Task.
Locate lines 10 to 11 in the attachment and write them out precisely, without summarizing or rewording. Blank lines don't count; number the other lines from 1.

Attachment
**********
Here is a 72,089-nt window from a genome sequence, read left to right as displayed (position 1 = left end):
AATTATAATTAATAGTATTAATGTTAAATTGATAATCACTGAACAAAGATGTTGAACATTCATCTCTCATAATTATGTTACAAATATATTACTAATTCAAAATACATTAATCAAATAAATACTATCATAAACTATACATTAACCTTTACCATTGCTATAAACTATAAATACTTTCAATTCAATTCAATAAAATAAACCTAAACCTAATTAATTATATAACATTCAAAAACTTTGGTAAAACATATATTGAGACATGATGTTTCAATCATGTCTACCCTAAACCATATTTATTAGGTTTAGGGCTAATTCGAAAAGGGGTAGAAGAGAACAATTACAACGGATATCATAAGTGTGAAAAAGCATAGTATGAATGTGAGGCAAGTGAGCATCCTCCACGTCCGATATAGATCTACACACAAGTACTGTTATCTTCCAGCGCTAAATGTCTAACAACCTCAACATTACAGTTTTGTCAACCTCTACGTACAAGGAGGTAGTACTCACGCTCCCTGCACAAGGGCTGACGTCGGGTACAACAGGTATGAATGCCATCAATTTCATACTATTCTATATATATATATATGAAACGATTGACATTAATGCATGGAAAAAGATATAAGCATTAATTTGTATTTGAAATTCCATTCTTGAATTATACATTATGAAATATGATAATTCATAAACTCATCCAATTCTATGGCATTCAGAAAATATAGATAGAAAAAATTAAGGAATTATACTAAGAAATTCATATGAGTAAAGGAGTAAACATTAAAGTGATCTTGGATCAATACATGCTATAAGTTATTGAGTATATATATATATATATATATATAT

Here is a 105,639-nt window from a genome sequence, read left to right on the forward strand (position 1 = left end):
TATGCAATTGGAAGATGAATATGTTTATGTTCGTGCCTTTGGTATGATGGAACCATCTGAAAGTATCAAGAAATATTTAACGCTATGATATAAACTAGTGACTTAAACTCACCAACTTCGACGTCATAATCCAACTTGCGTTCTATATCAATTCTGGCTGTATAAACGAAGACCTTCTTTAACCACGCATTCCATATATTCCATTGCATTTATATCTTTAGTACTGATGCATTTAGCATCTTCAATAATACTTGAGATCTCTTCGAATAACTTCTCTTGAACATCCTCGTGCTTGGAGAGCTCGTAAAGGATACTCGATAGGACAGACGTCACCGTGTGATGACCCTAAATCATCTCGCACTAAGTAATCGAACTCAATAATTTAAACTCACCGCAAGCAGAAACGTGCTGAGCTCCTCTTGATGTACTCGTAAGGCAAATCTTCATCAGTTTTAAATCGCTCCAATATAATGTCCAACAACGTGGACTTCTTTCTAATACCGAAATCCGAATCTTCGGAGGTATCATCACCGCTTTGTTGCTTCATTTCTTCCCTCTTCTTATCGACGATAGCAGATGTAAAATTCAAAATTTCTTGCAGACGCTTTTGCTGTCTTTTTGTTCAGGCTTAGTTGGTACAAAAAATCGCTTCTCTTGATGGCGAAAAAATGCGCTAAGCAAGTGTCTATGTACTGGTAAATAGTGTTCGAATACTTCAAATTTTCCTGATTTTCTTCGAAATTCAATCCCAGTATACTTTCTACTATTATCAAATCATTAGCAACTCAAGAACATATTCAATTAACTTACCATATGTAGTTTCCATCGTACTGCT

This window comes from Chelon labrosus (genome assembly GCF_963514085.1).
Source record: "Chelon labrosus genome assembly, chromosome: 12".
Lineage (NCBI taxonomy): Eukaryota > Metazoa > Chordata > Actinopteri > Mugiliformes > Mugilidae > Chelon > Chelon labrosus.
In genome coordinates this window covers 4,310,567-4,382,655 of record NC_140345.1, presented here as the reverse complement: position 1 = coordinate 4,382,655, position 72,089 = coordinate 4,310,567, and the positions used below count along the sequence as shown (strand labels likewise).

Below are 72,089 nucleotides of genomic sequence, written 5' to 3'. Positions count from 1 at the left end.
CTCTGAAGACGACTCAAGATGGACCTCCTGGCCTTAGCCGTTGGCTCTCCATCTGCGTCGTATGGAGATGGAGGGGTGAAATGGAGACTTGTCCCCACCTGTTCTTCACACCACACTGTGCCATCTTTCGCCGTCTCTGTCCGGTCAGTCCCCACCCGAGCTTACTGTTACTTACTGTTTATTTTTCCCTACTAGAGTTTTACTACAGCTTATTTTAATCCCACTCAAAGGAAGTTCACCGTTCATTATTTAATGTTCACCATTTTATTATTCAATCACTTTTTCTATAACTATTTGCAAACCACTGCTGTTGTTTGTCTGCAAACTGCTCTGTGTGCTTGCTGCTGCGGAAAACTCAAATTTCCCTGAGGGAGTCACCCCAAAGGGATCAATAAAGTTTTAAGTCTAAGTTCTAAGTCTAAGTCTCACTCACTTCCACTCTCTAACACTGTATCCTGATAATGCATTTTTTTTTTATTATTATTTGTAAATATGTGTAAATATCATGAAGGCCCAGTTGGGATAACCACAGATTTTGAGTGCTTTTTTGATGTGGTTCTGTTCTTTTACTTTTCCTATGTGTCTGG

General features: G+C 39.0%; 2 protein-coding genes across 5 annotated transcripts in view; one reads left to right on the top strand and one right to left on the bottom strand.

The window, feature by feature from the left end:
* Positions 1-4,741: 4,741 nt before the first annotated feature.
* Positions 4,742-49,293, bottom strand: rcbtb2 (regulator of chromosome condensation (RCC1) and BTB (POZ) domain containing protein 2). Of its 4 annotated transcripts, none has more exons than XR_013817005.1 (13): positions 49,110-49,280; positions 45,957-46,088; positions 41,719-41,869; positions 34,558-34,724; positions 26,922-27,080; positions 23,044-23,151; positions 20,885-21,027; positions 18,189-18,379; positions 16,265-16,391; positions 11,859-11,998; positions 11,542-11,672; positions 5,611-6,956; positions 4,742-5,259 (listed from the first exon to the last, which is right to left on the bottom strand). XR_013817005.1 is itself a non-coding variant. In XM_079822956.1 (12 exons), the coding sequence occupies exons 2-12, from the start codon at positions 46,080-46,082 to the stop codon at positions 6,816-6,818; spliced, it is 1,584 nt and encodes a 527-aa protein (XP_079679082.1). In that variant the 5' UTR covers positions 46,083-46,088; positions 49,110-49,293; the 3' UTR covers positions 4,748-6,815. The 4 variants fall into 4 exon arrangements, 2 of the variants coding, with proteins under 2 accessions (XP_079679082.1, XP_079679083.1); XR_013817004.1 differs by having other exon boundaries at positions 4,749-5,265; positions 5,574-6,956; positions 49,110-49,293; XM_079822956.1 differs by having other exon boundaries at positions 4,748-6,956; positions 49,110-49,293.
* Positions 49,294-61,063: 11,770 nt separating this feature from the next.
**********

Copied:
CTCTGAAGACGACTCAAGATGGACCTCCTGGCCTTAGCCGTTGGCTCTCCATCTGCGTCGTATGGAGATGGAGGGGTGAAATGGAGACTTGTCCCCACCTGTTCTTCACACCACACTGTGCCATCTTTCGCCGTCTCTGTCCGGTCAGTCCCCACCCGAGCTTACTGTTACTTACTGTTTATTTTTCCCTACTAGAGTTTTACTACAGCTTATTTTAATCCCACTCAAAGGAAGTTCACCGTTCATTATTTAATGTTCACCATTTTATTATTCAATCACTTTTTCTATAACTATTTGCAAACCACTGCTGTTGTTTGTCTGCAAACTGCTCTGTGTGCTTGCTGCTGCGGAAAACTCAAATTTCCCTGAGGGAGTCACCCCAAAGGGATCAATAAAGTTTTAAGTCTAAGTTCTAAGTCTAAGTCTCACTCACTTCCACTCTCTAACACTGTATCCTGATAATGCATTTTTTTTTTATTATTATTTGTAAATATGTGTAAATATCATGAAGGCCCAGTTGGGATAACCACAGATTTTGAGTGCTTTTTTGATGTGGTTCTGTTCTTTTACTTTTCCTATGTGTCTGG

General features: G+C 39.0%; 2 protein-coding genes across 5 annotated transcripts in view; one reads left to right on the top strand and one right to left on the bottom strand.